Cold floors, cold air above the floors and cold hull sides. It’s a combination which can cause your bottom half quite a bit of discomfort. Here’s what I do to deal with the problem.
Weil’s disease – It’s an often talked about and often feared aspect of living, working or playing close to inland waterways but just how dangerous is it and what can you do to keep yourself safe?
If you’re on a budget maybe a self fit our sailaway is the way to go for you. Here’s the story of a wide beam self fit out to give you inspiration (or put you off completely)
Planning for the year ahead – Written plans and goals have always been important to me. They help me see into the future. Here’s what we’ve planned for our lovely floating home in 2014.
The practicality of hosting Christmas afloat – How do you achieve a floating festive event (and do you really want to)?
Liveaboard case study, The Pearl – Tony and Jane Robinson believe in forward planning. They stated their narrowboat fund thirty years before buying their own boat. Now the two retired education workers moor in a marina for the winter then explore the waterways during the warmer months.
Narrowboat Storage Space – How much space is there to store your worldly goods on board a narrowboat? Here’s a video walk-through of my own boat James.
Roses and Castles Canal Art – What is it and why do boaters spend so much money decorating their boats with it?
Fitting secondary double glazing – Fitting the panels is a simple operation for those with the most basic DIY skills, something which I sadly haven’t developed. As you might expect then, the fitting didn’t go as well as it should.
Narrowboat videos – I launched the Living On A Narrowboat YouTube channel
Secondary double glazing for your boat – The pros and cons of double glazing on a boat and why secondary double glazing is a much better bet and a fraction of the cost.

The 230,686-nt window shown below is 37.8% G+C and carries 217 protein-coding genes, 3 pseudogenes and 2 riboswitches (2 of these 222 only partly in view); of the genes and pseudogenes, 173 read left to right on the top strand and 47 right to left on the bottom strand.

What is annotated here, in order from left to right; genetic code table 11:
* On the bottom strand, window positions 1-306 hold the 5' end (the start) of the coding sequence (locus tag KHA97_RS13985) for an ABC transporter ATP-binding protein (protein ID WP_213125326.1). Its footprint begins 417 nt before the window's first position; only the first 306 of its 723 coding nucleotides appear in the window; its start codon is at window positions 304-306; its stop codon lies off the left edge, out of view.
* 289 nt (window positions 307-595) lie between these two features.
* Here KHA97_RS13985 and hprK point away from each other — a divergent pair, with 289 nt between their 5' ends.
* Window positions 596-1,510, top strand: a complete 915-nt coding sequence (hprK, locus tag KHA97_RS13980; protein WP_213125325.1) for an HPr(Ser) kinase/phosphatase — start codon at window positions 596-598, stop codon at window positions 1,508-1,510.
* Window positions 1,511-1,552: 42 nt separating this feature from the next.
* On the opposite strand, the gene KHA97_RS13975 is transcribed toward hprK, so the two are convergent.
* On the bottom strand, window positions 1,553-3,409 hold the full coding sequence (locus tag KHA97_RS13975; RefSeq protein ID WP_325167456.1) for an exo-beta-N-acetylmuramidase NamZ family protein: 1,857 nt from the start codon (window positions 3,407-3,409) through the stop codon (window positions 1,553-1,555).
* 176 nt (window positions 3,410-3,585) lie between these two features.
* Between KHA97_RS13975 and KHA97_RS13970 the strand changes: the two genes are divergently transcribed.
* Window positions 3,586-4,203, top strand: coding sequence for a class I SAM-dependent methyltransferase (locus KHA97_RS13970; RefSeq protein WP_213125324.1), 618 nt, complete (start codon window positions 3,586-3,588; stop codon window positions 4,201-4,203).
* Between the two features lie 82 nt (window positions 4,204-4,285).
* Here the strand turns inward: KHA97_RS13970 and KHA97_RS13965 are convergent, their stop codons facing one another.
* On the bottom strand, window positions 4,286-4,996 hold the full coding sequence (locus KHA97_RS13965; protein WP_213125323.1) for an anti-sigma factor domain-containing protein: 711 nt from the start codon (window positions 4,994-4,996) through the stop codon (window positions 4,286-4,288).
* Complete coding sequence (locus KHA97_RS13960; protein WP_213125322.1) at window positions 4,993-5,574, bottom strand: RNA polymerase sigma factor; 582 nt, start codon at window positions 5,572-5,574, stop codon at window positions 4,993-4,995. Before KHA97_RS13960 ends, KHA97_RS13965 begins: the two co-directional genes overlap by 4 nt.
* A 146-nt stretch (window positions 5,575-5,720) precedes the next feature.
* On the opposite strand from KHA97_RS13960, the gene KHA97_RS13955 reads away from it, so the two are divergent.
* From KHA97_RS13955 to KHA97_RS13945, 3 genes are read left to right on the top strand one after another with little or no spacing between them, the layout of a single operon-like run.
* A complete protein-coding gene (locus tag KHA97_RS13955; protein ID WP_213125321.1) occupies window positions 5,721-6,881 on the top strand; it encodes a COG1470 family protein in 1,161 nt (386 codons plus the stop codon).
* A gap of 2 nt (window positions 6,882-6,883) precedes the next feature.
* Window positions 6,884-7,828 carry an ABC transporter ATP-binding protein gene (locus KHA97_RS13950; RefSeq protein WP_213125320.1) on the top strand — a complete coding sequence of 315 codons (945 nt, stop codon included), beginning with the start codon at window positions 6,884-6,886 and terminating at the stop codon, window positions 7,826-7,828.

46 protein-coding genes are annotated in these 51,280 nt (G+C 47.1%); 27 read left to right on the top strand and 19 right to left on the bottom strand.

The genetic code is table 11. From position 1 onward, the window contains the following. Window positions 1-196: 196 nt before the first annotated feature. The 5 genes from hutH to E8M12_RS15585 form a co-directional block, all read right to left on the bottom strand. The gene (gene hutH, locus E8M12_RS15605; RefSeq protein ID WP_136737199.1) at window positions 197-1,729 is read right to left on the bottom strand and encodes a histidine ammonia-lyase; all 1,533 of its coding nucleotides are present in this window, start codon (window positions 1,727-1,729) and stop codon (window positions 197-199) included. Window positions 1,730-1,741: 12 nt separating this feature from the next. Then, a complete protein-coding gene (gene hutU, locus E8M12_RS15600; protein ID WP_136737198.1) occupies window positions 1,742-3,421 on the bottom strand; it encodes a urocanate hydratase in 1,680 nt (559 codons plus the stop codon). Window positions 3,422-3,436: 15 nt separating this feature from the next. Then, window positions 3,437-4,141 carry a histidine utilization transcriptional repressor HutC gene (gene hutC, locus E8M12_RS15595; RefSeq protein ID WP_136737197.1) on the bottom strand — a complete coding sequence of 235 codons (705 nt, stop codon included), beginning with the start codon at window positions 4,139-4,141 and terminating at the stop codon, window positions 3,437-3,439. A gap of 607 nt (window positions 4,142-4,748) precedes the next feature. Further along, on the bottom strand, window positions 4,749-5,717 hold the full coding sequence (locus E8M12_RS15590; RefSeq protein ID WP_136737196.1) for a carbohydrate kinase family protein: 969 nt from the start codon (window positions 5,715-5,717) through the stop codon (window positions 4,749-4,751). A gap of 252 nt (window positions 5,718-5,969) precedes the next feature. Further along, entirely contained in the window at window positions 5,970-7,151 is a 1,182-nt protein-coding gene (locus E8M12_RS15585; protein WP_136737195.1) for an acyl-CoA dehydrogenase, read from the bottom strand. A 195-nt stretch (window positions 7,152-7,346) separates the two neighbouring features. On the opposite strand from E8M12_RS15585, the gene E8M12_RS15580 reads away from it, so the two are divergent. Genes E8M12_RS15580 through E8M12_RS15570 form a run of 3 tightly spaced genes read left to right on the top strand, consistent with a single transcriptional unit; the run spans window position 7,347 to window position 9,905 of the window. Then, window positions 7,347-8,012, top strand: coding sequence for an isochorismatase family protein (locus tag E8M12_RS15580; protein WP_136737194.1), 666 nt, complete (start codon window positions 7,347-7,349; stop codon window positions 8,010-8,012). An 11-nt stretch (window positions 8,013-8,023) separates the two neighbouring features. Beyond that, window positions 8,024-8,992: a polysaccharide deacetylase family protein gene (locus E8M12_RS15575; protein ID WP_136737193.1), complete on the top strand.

Living on a narrowboat vidoes – My first hesitant steps into the world of video production for site content
Can you either live or holiday on a narrowboat if you have a disability? – Here’s what you need to know.
Winter fuel allowance – Do you qualify for one if you live on a boat?
Case Study – NB Progress. Kim Wainwright recorded her journey on the forum from nervous anticipation to current liveaboard boat owner. Here’s her story.
Narrowboat central heating – I don’t have any. All that is about to change. Here’s the system I’m going to install and why I’ve chosen it.
Narrowboat running costs – I compare my own running costs to those of a prominent YouTube video blogger and detail my exact costs for October 2013
Popular narrowboat terminology – Hundreds or words or phrases used to describe parts of boats and the waterways they cruise through.
The wind chill factor – How strong the wind is blowing and which direction it’s coming from can determine how difficult it is to heat your boat. Here’s what you need to know.
Case study – Another couple from down under living the dream on the inland waterways.
20th October 2013Condensation. It’s a common problem on boats. Here are a few suggestions how to keep your boat’s interior dry.
A new organisation for liveaboard boaters
On demand water heater problems – Discover a common fault with these water heaters and what you can do to resolve the problem.
Know your firewood – Not all timber burns well. Find out which is best and which to avoid.
Managing your boat’s water supply. You can use your water supply as and when you need it when you live in a house with all mod cons. You can pretty much do the same when you’re on a marina mooring with a water supply just a hose length away. It’s a different kettle of fish when you’re on an online mooring.
Liveaboard case study – A prime example of mooring without a water supply on tap.
The folly of using unseasoned wood as a fuel – Here’s essential information if you plan to use logs you find to heat your boat for free